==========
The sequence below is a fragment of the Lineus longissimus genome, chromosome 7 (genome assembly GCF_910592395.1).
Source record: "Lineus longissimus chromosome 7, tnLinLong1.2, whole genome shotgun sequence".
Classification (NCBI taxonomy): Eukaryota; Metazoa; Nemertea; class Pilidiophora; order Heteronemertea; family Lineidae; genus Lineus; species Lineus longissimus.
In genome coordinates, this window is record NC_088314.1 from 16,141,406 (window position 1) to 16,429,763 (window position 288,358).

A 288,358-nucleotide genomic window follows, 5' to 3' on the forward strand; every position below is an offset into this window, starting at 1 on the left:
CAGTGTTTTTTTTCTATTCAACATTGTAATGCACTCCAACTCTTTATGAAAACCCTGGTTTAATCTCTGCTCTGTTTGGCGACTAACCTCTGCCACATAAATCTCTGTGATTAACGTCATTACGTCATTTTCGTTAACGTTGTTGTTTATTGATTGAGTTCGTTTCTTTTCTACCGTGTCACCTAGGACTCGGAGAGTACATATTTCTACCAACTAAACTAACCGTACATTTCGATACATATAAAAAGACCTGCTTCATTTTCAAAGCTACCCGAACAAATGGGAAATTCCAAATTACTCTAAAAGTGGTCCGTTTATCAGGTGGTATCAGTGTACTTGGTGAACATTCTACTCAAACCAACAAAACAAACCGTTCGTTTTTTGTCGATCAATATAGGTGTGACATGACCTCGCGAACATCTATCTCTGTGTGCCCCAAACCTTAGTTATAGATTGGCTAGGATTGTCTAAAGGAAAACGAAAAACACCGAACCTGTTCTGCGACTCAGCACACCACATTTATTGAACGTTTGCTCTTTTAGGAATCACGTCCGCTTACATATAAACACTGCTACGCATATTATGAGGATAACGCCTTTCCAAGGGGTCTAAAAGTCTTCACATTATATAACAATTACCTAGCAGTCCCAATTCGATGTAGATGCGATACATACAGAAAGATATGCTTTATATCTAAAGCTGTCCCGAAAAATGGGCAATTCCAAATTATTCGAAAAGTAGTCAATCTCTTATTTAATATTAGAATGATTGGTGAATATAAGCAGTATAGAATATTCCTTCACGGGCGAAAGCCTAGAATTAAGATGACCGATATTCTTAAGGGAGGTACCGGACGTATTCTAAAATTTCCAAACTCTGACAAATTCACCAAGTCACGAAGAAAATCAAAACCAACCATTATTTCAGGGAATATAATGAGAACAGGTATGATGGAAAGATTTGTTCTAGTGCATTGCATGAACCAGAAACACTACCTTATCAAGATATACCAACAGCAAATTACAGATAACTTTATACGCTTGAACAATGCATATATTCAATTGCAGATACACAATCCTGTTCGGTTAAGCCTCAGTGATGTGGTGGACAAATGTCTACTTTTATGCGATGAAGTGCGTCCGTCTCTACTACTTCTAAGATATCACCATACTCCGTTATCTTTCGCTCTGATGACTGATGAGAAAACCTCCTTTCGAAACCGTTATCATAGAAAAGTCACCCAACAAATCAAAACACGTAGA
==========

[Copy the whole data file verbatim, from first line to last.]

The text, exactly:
The sequence below is a fragment of the Lineus longissimus genome, chromosome 7 (genome assembly GCF_910592395.1).
Source record: "Lineus longissimus chromosome 7, tnLinLong1.2, whole genome shotgun sequence".
Classification (NCBI taxonomy): Eukaryota; Metazoa; Nemertea; class Pilidiophora; order Heteronemertea; family Lineidae; genus Lineus; species Lineus longissimus.
In genome coordinates, this window is record NC_088314.1 from 16,141,406 (window position 1) to 16,429,763 (window position 288,358).

A 288,358-nucleotide genomic window follows, 5' to 3' on the forward strand; every position below is an offset into this window, starting at 1 on the left:
CAGTGTTTTTTTTCTATTCAACATTGTAATGCACTCCAACTCTTTATGAAAACCCTGGTTTAATCTCTGCTCTGTTTGGCGACTAACCTCTGCCACATAAATCTCTGTGATTAACGTCATTACGTCATTTTCGTTAACGTTGTTGTTTATTGATTGAGTTCGTTTCTTTTCTACCGTGTCACCTAGGACTCGGAGAGTACATATTTCTACCAACTAAACTAACCGTACATTTCGATACATATAAAAAGACCTGCTTCATTTTCAAAGCTACCCGAACAAATGGGAAATTCCAAATTACTCTAAAAGTGGTCCGTTTATCAGGTGGTATCAGTGTACTTGGTGAACATTCTACTCAAACCAACAAAACAAACCGTTCGTTTTTTGTCGATCAATATAGGTGTGACATGACCTCGCGAACATCTATCTCTGTGTGCCCCAAACCTTAGTTATAGATTGGCTAGGATTGTCTAAAGGAAAACGAAAAACACCGAACCTGTTCTGCGACTCAGCACACCACATTTATTGAACGTTTGCTCTTTTAGGAATCACGTCCGCTTACATATAAACACTGCTACGCATATTATGAGGATAACGCCTTTCCAAGGGGTCTAAAAGTCTTCACATTATATAACAATTACCTAGCAGTCCCAATTCGATGTAGATGCGATACATACAGAAAGATATGCTTTATATCTAAAGCTGTCCCGAAAAATGGGCAATTCCAAATTATTCGAAAAGTAGTCAATCTCTTATTTAATATTAGAATGATTGGTGAATATAAGCAGTATAGAATATTCCTTCACGGGCGAAAGCCTAGAATTAAGATGACCGATATTCTTAAGGGAGGTACCGGACGTATTCTAAAATTTCCAAACTCTGACAAATTCACCAAGTCACGAAGAAAATCAAAACCAACCATTATTTCAGGGAATATAATGAGAACAGGTATGATGGAAAGATTTGTTCTAGTGCATTGCATGAACCAGAAACACTACCTTATCAAGATATACCAACAGCAAATTACAGATAACTTTATACGCTTGAACAATGCATATATTCAATTGCAGATACACAATCCTGTTCGGTTAAGCCTCAGTGATGTGGTGGACAAATGTCTACTTTTATGCGATGAAGTGCGTCCGTCTCTACTACTTCTAAGATATCACCATACTCCGTTATCTTTCGCTCTGATGACTGATGAGAAAACCTCCTTTCGAAACCGTTATCATAGAAAAGTCACCCAACAAATCAAAACACGTAGA